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Moving Away from Your Software Testing Career

I know this sounds shocking, but occasionally software testers seek to branch out their careers in different directions.  In cases like these the burning question always boils down to the nature and appropriateness of the various career alternatives available.  With this in mind, what follows are some good options for software testers.

  1. Software developer: Ok, this is an obvious one because testers tend to gain exposure to, and knowledge of, the development side of the equation simply by virtue of performing their regular jobs.
  2. Actuary: An actuary helps people protect themselves from financial risk, much like a software tester helps protect organizations from product risks.  Both professions involve identifying all possible unpleasant outcomes in order to diminish the risk associated with them.
  3. Architect: Similar to reverse engineering, the ability to dive deep into something as complex as software helps your mind start to see ways in which other things can be put together.  The term “if you can break it, you can fix it” comes into play here.
  4. Journalist: Like an investigative reporter, software testers must ask uncomfortable questions, delve into complicated and multi-faceted issues, and ultimately communicate them in layman’s terms.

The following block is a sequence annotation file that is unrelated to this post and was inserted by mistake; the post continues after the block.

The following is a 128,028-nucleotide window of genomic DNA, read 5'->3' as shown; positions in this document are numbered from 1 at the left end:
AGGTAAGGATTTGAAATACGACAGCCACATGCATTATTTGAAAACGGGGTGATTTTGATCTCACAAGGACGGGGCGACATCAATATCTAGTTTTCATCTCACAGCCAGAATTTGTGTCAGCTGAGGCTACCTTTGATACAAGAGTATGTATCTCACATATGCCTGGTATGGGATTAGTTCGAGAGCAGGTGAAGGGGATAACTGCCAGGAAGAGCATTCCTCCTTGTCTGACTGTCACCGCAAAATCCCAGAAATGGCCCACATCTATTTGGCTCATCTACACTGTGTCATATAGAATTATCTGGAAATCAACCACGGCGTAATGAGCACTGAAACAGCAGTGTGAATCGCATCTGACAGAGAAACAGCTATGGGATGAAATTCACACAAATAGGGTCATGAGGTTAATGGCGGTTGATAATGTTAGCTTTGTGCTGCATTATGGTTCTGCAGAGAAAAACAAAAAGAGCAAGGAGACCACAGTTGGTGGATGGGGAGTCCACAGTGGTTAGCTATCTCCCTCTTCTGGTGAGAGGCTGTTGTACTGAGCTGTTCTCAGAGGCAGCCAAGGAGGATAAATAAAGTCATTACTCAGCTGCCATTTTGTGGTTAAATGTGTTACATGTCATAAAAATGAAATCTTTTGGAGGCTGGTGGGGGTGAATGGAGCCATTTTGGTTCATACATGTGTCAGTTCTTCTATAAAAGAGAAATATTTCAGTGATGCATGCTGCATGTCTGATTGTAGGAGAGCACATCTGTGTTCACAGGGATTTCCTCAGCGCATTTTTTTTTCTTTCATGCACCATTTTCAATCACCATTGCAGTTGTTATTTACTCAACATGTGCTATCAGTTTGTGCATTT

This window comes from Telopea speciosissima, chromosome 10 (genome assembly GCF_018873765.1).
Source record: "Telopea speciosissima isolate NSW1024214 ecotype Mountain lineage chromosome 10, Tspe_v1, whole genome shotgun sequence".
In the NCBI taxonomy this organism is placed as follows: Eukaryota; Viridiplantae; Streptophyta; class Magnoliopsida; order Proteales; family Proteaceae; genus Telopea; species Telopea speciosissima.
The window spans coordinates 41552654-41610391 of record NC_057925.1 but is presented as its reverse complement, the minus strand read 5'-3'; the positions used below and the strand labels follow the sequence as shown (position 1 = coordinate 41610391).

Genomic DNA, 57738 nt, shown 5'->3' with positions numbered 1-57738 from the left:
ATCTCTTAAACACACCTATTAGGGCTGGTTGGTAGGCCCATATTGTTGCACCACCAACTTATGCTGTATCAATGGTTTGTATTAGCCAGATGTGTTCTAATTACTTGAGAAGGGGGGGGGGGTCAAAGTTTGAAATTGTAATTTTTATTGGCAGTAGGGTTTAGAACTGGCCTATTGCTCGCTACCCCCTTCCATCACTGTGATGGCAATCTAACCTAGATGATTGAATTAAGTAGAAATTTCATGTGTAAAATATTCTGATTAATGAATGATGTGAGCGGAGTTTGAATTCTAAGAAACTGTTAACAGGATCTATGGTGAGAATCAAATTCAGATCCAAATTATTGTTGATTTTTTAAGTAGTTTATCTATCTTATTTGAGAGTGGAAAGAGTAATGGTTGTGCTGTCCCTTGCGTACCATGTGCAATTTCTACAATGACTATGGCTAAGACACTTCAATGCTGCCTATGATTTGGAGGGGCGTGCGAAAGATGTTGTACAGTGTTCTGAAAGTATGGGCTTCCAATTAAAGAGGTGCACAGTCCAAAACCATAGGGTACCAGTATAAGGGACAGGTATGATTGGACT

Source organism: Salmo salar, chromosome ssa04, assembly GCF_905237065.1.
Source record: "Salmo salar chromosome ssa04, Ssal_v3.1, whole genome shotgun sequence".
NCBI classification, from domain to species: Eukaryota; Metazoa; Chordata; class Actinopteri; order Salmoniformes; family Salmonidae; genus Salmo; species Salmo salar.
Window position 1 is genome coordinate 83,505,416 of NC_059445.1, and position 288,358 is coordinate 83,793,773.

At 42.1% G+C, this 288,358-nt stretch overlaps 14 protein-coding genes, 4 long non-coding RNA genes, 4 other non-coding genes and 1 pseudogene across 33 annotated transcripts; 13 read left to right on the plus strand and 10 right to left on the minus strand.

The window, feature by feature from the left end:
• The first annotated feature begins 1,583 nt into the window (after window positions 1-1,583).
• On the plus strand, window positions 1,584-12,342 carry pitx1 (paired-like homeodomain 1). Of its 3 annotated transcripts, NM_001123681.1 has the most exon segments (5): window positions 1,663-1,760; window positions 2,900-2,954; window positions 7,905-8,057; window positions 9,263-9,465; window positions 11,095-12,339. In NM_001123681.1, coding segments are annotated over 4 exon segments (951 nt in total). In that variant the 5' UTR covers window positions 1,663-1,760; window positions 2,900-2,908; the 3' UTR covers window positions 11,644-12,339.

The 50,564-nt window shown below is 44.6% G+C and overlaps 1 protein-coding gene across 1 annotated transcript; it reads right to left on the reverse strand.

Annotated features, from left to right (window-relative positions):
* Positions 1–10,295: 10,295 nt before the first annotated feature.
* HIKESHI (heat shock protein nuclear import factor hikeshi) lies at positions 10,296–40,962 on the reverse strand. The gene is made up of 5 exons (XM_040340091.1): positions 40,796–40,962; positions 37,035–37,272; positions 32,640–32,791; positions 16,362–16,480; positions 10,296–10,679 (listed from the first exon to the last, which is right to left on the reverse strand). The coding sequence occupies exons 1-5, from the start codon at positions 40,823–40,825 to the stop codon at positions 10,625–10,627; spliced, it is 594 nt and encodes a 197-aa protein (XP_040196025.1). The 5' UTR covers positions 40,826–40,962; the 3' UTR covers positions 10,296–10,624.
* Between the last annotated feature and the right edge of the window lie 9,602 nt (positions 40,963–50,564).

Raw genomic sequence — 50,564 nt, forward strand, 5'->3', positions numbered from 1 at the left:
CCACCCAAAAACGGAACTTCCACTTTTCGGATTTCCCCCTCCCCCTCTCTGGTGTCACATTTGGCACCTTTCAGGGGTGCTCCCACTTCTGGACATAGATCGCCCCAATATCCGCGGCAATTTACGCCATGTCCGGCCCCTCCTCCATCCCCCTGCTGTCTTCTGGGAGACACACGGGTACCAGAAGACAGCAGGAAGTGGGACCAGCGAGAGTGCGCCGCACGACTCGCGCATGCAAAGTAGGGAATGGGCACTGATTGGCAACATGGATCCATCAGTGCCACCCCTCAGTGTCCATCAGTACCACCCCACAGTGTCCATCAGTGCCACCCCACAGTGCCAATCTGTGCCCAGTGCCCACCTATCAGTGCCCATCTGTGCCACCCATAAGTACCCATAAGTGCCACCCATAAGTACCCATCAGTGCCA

5. Private investigator: Finding hidden defects is like detective work.  It requires intuition, patience, logical thinking, analytical skills, and persistence.  It also requires a natural desire to “right the wrongs.”  Thus, the same traits that make for a good software tester also make for a good detective. 
  6. Professor: One key attribute of most testers is that they love to communicate what they learn, so a teaching profession seems like a natural fit.  This could be in the form of a university professor, vocational teacher, or certification trainer (for example, ISEB Intermediate of ISTQB Advanced certifications).

In conclusion, if you are looking to try something different, do some research on the necessary skills, pros, and cons of each career alternative listed above.  Then you can decide which one, if any, would be a good fit for you going forward.

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